Parents who send their kids to New York public schools have lots to worry about. Is he really learning? Is she really safe? And: Is the school gender-transitioning my child behind my back?
Earlier this week, the New York State Department of Education (NYSED) published a “legal update and best practice” document for how schools should serve “transgender and gender expansive” students. The key takeaway: if your child decides that he or she wants to socially transition to the opposite gender, it is now a “best practice” for the school to lie to you about it.
“Only the student,” the NYSED declares, “knows whether it is safe to share their identity with a caregiver.” The baseline assumption, then, is that “unaffirming” parents are dangerous to their children. If Kevin wants to go by “Kimi” but doesn’t want his parents to know, the best practice, according to NYSED, is as follows: “The teachers call her Kimi and use she/her pronouns at school. When calling home for any reason, teachers use the name Kevin and he/him pronouns.”
Leading experts like Hilary Cass, a medical doctor who documented rampant malpractice in England’s Tavistock child gender clinic, have explained that social transition is not a neutral act but rather an active psychosocial and arguably even medical intervention. Finnish medical authorities have discouraged gender self-identification for children, recognizing its potential to disrupt healthy development and result in unnecessary medicalization. While activists believe that transition is beneficial to mental health, a new study in the U.K. finds no improvement for socially transitioned kids relative to control groups. Evidence suggests that treating children as if they are the opposite sex can cause their feelings of gender dysphoria to persist and increase the likelihood that they will seek experimental hormonal intervention.
If the NYSED has its way, schools will also effectively market experimental hormonal interventions. Its new policy recommends that all schools, at a minimum, adhere to the guidelines of the National Sex Education Standards, which state that children should learn about puberty blockers by fifth grade. It may be doubted whether schools would provide the full medical picture concerning the use of puberty blockers, including the lack of evidence for their benefits, the serious long-term side effects, and the near-certain progression to cross-sex hormones that can cause permanent sexual dysfunction and sterility.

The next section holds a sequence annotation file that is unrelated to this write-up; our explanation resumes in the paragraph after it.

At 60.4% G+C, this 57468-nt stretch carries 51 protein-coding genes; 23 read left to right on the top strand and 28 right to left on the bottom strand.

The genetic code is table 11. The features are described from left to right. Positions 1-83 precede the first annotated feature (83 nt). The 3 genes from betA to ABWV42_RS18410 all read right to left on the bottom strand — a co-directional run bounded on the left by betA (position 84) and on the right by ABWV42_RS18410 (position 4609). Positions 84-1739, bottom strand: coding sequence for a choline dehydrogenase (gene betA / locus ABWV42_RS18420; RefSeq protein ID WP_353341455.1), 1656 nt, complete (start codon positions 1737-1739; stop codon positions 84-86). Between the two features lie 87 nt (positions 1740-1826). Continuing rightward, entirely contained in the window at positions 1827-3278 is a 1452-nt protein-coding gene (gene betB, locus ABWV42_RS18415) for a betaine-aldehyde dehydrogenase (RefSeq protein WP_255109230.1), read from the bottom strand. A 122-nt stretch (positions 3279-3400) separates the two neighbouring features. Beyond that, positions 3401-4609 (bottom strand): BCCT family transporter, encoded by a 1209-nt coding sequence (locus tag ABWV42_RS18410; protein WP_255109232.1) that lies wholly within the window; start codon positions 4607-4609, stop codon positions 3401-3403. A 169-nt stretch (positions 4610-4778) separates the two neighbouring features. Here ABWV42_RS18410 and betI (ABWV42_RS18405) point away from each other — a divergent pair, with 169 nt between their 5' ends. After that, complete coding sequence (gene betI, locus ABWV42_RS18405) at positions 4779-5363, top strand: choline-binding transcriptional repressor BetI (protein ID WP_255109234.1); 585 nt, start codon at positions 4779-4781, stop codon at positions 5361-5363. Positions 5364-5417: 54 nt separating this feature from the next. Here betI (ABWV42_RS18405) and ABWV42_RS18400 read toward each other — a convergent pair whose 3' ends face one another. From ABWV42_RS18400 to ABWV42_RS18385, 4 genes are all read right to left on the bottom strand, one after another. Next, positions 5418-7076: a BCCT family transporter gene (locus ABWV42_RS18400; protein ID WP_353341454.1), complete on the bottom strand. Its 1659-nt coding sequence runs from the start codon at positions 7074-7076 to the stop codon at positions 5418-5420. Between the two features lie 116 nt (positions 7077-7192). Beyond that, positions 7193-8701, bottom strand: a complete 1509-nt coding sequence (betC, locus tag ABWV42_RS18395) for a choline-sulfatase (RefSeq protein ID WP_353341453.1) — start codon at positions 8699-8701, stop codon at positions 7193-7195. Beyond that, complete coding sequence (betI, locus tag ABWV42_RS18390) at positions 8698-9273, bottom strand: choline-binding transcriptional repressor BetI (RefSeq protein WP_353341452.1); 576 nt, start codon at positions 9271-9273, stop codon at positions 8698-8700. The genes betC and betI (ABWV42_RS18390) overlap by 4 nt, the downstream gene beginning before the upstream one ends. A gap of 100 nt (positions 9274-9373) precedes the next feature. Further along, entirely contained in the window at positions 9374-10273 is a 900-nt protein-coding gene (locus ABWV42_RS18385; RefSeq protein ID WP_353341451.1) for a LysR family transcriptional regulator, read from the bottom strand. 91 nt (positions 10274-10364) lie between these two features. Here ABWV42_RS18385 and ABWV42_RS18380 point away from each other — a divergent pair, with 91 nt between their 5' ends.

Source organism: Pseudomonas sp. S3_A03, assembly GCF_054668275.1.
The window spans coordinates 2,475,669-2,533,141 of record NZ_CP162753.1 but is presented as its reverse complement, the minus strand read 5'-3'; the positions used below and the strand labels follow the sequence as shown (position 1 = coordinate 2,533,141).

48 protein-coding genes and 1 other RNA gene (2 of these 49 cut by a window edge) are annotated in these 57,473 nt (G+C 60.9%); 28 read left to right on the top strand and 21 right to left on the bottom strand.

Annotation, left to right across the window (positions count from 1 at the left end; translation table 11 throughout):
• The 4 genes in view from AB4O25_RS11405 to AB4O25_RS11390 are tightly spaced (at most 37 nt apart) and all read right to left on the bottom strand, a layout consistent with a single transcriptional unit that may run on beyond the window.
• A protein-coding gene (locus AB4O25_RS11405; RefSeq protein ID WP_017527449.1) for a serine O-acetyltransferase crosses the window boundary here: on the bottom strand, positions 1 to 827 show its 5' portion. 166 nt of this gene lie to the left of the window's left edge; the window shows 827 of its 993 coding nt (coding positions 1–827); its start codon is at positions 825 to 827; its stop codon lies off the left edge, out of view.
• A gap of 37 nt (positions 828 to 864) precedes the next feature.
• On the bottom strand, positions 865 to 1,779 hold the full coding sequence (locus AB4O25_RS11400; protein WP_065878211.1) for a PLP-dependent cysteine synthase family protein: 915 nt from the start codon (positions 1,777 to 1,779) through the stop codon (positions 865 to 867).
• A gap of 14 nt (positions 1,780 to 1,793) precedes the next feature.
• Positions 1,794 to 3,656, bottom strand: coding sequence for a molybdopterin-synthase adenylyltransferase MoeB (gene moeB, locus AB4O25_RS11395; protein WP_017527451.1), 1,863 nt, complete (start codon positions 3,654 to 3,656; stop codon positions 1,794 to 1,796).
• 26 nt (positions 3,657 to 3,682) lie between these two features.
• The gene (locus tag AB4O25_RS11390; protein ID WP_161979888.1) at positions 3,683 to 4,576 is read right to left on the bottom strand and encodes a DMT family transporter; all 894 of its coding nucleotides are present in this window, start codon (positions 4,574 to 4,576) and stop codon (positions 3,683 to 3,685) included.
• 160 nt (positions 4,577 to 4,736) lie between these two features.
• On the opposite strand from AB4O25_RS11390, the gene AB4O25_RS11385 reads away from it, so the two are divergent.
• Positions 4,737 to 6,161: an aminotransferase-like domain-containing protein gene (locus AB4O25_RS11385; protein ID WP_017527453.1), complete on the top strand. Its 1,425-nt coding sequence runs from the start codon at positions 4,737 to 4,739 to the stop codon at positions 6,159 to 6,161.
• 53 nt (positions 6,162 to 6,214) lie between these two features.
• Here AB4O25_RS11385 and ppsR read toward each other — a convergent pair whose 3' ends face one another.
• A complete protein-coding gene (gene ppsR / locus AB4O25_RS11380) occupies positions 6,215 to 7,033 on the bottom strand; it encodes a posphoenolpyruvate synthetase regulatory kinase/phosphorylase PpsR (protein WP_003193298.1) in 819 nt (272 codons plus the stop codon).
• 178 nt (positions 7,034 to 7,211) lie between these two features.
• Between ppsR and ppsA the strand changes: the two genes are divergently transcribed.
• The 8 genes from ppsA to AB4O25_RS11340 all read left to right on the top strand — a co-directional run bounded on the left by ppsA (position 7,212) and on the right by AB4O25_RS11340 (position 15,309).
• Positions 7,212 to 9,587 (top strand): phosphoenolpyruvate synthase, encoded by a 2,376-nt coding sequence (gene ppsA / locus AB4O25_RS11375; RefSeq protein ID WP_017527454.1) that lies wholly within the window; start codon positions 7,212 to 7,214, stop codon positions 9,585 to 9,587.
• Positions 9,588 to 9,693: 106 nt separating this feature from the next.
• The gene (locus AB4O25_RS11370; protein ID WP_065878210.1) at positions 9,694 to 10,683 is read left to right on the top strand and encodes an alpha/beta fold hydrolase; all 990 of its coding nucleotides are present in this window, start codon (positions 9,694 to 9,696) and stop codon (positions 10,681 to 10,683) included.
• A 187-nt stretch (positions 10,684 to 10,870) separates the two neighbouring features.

The National Sex Education Standards also recommend introducing children to the concept of “gender identity” starting in kindergarten. As a next step, NYSED recommends that staff actively solicit sexual and gender information by “ask[ing] students which terms they use and generally us[ing] the term the student uses to describe themselves.” (This includes terms such as “agender,” which “refers to a person who does not identify with or experience any gender, [and] is different from nonbinary because many nonbinary people do experience gender.”) In New York, schools now apparently stand ready to tell five-year-olds that they might have been born in the wrong body, socially transition them behind their parents’ backs, and steer them toward experimental hormonal interventions.
Public polling suggests that NYSED’s policies on gender are massively unpopular. About 70 percent of registered voters oppose teaching students in elementary school about sexual orientation and gender identity, and 75 percent say that schools should be required to get parental consent before facilitating a gender transition.
But when it comes to public education, the will of parents matters far less than the whim of activist-captured bureaucrats. These widely unpopular “best practices” have been sent out to schools as a “legal update”—and school district administrators and principals will not unreasonably assume that the recommendations are required for legal compliance.
If parents don’t want this indoctrination going on in New York public schools, they must get organized and petition their local school boards. But they face two stiff headwinds. First, activist groups like the Southern Poverty Law Center have labeled positions on these issues held by the vast majority of the public as “hate,” so anyone openly advocating for them runs the risk of cancellation. Second, since school board members are voted for in off-cycle elections with extremely low turnout, they may feel little need to pay attention to parents’ preferences.
Still, if parents don’t push back, no one will.